Kennedy Shaffer, 19, Georgia junior(in January):

On playing at the USTA Billie Jean King National Tennis Center:
I think this is a great opportunity for kids like me who have never played here before.  You get to experience what it's like, and I'll tell you what, if you're not used to it, it will destroy you.  I've never played a junior slam, never played higher than a $25K before. This is a big, big difference. It's really great of the USTA to be helping people like me and others, who don't get to play these.

On her successful summer, which included her first Pro Circuit title:
I feel I've really taken a step up in a lot of things. This wasn't one of those days when you can say, wow, I'm seeing my progress show through, but it's a new stage, new pressures, new expectations and that's tough to manage.  But right now, I feel I'm starting to make a lot of good developments in my game, so if I can keep going down the right path, keep working hard, [I'll] get things to come.

On teammate Ellen Perez playing in the US Open women's singles draw:  It's great. Any time you see a Georgia Bulldog, we're a family, and I was cheering from afar and I know the team was doing the same. We streamed Ellen's match, everyone was on live scoring. It was awesome to have her here and a good opportunity.

On her fall schedule: I made main of All-Americans, so for once, I don't have to go through pre-qualifying. We have a couple of $10Ks on our schedule, I know there's the Florence $25K up there. I didn't make the Malibu, but hopefully back here for indoors.

Julia Elbaba, 22, Virginia graduate:

On playing in her hometown:  I had a lot of friends and family come out, and I'm really appreciative of that.  And playing in such an incredible place, no matter how you do, I'm going to use that experience in the future to my advantage.

On her major: I got my degree in media studies. I had to do one summer session, so I finished in July officially.

On her plans for playing after college:  I'm going to play some pro tennis. I had a good $25K in Landisville (Pa., where she reached the final), so I'm definitely going to use that tournament to my advantage, keep it rolling hopefully in Atlanta($50K) next week. I got a wild card, but I'm just five out of the main draw, and it's a good thing to know that your ranking can get you that close, because I've never really had that because of college tennis.

On her fall schedule:  I'm just taking it one tournament at a time, seeing what I can get into at this point.

Breaunna Addison, 21, Texas graduate (in December)

On finishing school this fall:
I graduate in the fall and I'll be a coach for the University of Texas tennis team, so I'm really excited about that. I'll continue to train, and hopefully get a few (pro) tournaments in. I haven't really decided what's the next step, but I'm looking forward to graduating soon. My degree will be in sports management.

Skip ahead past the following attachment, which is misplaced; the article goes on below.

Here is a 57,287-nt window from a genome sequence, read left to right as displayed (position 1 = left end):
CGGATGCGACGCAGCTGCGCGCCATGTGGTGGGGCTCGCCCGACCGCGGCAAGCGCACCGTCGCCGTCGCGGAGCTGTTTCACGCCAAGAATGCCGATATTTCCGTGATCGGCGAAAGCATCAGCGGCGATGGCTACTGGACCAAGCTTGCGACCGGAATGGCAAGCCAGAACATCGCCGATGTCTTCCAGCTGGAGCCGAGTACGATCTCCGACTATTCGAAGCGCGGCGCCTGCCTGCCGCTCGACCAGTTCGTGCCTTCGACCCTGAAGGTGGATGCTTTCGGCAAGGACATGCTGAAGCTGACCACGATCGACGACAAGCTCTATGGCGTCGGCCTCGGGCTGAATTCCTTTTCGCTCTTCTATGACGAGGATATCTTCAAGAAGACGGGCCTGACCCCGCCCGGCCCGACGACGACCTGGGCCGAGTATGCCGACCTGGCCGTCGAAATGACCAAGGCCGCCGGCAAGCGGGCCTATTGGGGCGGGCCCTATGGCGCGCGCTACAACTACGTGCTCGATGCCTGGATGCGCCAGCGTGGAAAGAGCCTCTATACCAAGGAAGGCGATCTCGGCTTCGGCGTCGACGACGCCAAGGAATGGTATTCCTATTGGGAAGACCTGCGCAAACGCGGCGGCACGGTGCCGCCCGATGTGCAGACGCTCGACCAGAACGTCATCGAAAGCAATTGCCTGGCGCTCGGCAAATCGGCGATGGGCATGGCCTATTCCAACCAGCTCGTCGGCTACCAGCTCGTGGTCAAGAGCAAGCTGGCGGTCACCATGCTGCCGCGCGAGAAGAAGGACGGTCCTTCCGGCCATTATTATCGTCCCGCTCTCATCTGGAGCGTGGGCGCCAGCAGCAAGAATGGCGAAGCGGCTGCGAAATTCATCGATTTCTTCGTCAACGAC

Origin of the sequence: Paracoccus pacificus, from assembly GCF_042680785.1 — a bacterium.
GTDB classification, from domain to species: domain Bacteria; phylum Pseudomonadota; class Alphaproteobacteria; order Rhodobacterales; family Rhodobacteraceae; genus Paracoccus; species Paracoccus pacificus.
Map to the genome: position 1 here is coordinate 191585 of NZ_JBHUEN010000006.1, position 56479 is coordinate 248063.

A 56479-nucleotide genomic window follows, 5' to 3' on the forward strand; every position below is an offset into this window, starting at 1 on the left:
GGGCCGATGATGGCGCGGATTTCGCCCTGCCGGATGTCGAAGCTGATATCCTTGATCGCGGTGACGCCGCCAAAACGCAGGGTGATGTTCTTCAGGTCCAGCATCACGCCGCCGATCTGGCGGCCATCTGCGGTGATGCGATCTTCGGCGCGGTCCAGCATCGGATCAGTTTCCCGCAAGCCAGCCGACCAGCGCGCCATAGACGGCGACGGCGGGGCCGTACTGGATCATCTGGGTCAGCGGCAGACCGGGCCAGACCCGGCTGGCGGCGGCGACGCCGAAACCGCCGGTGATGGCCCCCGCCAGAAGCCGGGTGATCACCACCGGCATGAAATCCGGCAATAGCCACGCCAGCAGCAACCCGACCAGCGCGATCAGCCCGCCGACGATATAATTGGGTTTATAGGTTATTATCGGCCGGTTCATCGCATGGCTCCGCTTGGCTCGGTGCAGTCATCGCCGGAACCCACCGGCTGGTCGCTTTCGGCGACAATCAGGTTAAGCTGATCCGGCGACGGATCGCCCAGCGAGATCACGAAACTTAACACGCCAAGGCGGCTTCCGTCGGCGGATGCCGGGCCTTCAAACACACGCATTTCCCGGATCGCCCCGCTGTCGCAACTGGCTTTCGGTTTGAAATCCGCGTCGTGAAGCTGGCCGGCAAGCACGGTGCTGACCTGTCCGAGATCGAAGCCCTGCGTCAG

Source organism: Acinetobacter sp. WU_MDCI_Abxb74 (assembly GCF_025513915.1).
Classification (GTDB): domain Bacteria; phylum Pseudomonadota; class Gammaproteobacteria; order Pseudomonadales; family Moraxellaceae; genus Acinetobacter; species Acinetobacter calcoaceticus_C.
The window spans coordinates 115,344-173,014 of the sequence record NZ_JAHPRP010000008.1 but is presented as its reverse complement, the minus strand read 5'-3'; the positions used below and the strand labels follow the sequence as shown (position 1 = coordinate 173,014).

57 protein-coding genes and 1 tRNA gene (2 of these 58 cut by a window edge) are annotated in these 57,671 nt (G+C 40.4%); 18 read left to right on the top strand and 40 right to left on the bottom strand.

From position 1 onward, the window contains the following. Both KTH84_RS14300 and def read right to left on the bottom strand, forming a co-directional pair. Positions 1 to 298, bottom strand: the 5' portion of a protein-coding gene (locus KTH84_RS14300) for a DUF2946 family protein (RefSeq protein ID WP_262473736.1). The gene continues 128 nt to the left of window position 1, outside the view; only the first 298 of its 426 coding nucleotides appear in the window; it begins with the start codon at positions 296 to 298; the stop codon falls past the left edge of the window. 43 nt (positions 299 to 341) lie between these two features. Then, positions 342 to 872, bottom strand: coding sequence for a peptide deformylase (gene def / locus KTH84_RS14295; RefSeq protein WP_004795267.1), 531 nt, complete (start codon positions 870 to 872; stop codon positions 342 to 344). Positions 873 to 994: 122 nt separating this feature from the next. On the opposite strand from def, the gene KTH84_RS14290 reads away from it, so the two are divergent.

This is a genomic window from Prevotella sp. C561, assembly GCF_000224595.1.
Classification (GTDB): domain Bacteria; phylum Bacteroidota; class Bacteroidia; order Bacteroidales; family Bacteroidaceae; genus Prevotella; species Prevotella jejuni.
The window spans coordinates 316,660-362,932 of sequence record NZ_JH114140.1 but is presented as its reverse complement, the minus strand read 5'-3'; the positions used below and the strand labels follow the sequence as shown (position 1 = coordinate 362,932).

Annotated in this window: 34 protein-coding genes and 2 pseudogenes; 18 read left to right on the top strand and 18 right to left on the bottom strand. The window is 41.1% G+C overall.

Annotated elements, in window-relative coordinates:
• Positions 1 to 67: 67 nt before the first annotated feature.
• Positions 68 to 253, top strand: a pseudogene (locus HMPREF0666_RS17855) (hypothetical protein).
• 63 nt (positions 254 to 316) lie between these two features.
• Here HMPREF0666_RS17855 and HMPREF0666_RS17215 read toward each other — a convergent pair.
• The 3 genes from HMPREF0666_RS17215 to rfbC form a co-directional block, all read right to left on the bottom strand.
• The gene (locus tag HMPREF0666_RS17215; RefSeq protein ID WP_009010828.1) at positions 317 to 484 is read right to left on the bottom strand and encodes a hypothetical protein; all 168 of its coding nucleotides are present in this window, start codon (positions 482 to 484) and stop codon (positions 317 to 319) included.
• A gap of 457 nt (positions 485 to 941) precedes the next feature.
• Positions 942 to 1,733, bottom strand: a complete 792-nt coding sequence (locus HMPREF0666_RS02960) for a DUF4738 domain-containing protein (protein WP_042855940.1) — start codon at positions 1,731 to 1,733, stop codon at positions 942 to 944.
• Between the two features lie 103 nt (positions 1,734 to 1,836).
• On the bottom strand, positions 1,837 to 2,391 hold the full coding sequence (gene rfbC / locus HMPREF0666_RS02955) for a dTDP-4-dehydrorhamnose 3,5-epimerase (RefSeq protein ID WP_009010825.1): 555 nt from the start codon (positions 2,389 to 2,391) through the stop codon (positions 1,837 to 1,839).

On her summer activities and her injuries: This summer I actually took an internship and a few classes, so I didn't have a lot of time to dedicate to training. I think a lot of my injuries were caused by lack of being on the court and preparing. But I've had an elbow injury before and that's what I was experiencing today, and I think a pinched nerve in my ribs. But no excuses (Collins) played well.

On playing on the USTA BJKNTC courts: This is amazing. I never played the junior slam here, so it's my first time here, as a player, so I'm really excited and blessed to have this experience. The atmosphere was like no other; this was the best experience I've had as a tennis player.

Ronit Yurovsky, 22, University of Michigan graduate:

On her mindset coming into the competition:  I had a pretty good summer, made the semis at Winnipeg ($25K) and made the semis (at $10K in Austin) after that. So I had a little bit of confidence coming in here for sure; I felt pretty good with my game. I'd been here a week training so I felt pretty good, and I knew when I stepped on the court I was capable of winning.

On her first exposure to the US Open: It's been really exciting to play this college event, because I never played the junior slams. This is my first time actually playing on these courts. It's been exciting playing here and I'm just enjoying it. This opportunity and experience has been amazing. Hopefully I'll be back next year, and the year after that.

On completing her degree at Michigan: I graduated this May, with a degree in sports management.

On her fall schedule: Right after this, it's just tournament after tournament.

Danielle Collins, 22, Virginia graduate